Morgan Miller and Ralph Bakshi

Their interview was a lot of fun. Bakshi went on for a bit sometimes, especially at the beginning. He’s always seemed like a guy with something to say, or at the very the something on his mind and the integrity of intellect to make it public.

My second interview session with Smith & Foulkes ran at 3:00. This was changed up a little from the first. We started with “This Way Up” and bounced around. To me this is a preferable presentation. The chronology of an artist’s work is academically interesting but poor showmanship. Start strong. A chronological show inevitably begins with a person’s weakest work.

Unfortunately, this went up against Competition Screening 4 so I missed that. Reports imply that this may have been good fortune.

Competition 5 was a strong program. Like program 1, it’s a strong program without necessarily having outstanding films. It works as a solid evening in itself and would work as a traveling show as well as selection for a festival.

Avoiding prejudice is one of the hardest things in thinking about and writing about film. I have a great distaste for Don Hertzfeldt’s last few films. I’ve written about them previously, so I won’t go into that here.

Hertzfeldt’s latest closed the program. It’s pretty good. Infinitely superior to his recent work. He’s cut out all the Family Guy style gags and is very straightforward in his filmmaking. It’s unfair to compare the film to someone like Joe Frank, whose radio work is unparalleled, but there is similarities. Also unfair to compare him to Phil Mulloy, whose achieved transcendence with simplicity. “It’s Such A Beautiful Day” is somewhere in between. It’s a nice place to be.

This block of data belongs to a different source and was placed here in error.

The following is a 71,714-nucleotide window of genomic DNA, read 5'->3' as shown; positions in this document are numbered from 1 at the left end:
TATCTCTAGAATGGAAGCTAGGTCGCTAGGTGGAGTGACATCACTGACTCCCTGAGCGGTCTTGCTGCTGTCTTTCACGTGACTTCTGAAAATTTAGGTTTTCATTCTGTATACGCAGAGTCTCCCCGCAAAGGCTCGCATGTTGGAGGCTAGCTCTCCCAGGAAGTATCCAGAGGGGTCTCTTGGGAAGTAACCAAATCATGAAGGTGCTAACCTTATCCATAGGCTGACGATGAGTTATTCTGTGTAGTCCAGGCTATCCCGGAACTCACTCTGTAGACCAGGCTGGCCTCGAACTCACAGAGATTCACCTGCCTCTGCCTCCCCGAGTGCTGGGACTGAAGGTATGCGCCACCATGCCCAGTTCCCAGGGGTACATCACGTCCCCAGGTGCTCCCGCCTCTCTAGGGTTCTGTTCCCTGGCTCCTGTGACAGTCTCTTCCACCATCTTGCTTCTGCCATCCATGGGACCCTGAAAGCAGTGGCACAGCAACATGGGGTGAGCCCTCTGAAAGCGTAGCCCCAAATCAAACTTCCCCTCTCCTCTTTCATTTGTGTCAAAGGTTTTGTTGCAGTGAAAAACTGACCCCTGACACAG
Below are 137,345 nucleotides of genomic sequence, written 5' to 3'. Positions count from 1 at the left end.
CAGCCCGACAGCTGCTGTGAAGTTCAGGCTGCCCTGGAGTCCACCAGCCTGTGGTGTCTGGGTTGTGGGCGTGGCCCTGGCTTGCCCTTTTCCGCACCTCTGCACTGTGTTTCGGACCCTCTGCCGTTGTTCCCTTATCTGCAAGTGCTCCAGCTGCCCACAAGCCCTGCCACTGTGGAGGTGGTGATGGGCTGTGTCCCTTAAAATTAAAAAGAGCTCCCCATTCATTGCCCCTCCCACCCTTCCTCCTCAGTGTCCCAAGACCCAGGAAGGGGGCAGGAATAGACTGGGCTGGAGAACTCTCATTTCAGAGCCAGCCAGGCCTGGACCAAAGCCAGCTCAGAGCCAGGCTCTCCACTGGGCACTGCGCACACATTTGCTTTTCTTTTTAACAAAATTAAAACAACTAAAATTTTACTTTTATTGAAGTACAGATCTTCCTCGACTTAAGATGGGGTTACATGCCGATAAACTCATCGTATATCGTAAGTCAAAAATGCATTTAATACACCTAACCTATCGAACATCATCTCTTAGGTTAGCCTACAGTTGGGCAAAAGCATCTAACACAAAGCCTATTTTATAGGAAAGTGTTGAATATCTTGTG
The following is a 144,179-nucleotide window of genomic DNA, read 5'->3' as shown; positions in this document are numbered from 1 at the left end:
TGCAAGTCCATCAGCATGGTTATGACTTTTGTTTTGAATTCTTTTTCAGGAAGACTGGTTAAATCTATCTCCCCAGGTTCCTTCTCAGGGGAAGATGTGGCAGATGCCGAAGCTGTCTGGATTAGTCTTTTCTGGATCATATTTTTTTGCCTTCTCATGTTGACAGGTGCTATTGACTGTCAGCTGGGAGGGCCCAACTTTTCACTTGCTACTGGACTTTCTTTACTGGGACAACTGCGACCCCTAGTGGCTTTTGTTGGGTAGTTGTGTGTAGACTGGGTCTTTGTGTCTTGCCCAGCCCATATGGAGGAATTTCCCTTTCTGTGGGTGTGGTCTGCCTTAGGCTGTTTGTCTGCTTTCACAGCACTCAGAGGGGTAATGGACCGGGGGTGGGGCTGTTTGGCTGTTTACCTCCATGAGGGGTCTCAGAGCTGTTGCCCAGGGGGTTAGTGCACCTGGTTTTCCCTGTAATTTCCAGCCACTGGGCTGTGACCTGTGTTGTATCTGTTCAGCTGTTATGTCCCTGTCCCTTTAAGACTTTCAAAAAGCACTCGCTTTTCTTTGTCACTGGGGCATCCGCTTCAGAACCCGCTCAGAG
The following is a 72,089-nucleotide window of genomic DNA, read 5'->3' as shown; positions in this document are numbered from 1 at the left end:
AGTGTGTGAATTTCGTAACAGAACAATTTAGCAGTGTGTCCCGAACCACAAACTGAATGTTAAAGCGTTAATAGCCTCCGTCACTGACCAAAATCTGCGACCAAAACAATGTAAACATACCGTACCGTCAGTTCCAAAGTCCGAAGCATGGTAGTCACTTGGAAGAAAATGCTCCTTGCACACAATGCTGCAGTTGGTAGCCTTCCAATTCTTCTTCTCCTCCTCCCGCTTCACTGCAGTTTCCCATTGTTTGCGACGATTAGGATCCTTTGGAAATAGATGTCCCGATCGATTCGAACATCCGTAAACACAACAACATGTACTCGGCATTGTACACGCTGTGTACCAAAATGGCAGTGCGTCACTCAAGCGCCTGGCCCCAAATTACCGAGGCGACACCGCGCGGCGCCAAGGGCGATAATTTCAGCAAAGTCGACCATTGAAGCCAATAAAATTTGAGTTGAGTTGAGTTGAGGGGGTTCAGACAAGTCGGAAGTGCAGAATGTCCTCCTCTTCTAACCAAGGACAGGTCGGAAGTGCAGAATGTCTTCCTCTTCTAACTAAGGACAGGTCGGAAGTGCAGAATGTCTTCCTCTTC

Ottawa International Animation Festival -Day One

rThUneventful day on Wednesday.

In the morning I tried some Television Animation Conference panels.  Tough going.  Especially the French woman who -with stereotypical chauvinism -asserted that animation would likely not exist today if not for it’s “creation” in France.  A mythical creation that has no proof in the fossil record and would have very little bearing on the development of the art even if some undiscovered film surfaced to bear witness to the Franco-falsehood.

So that kind of bothers me.

Otherwise, a kind of lovely day.

Early dinner with Liesje Kraai, Anna Humphries, Brett Thompson and Morgan Miller

The first screening of the Festival was the feature “Wrinkles”. This four-walled for Oscar eligibility last year and I missed it. It’s a Spanish film about a guy moving into Alzheimer’s who gets sent to an old folks home.

Atypical subject matter for the technique. The illustration style is pleasant -sort of a mid-90s Eurocomic look -and has the potential for expressive and human animation. The whole effort is solid, if too long by 30 minutes.

I was asked to say some words on Tissa David before the shorts competition first screening.

The bit was recorded, though the first sentence or two was chopped off.

Short competition 1 was even. The first two films established a theme of “bodies”. Johanna Rubin’s “Meat + Love” kicked it off. It’s a stop motion film of kissing, the faces formed with cuts of meat and giblets. Disgusting, sure. But smart and charming.

This was followed by Paul Bush’s “Lay Bare”. This is, essentially, a pixellation shot in close ups of several bodies. Birthmarks and moles and belly buttons animation through quick cuts. Also wins you over with charm -but goes on a little too long. A second chapter opens with a baby, full face. The audience let out and audible “Awww”. It was loud, but not loud enough to cover my internal “Ugh”. The filmmaker presents this second part as a heavy-handed thesis, dropping in some text (in a poor, poor typeface -the other theme for the night) to drive home his point. How much more elegant and profound this film would be without that.

Those two films set the tone and the standard for the evening. A program of solid films -about half a little too long, as always; and many with terrible typographic decisions. But all good and possibly made better in context.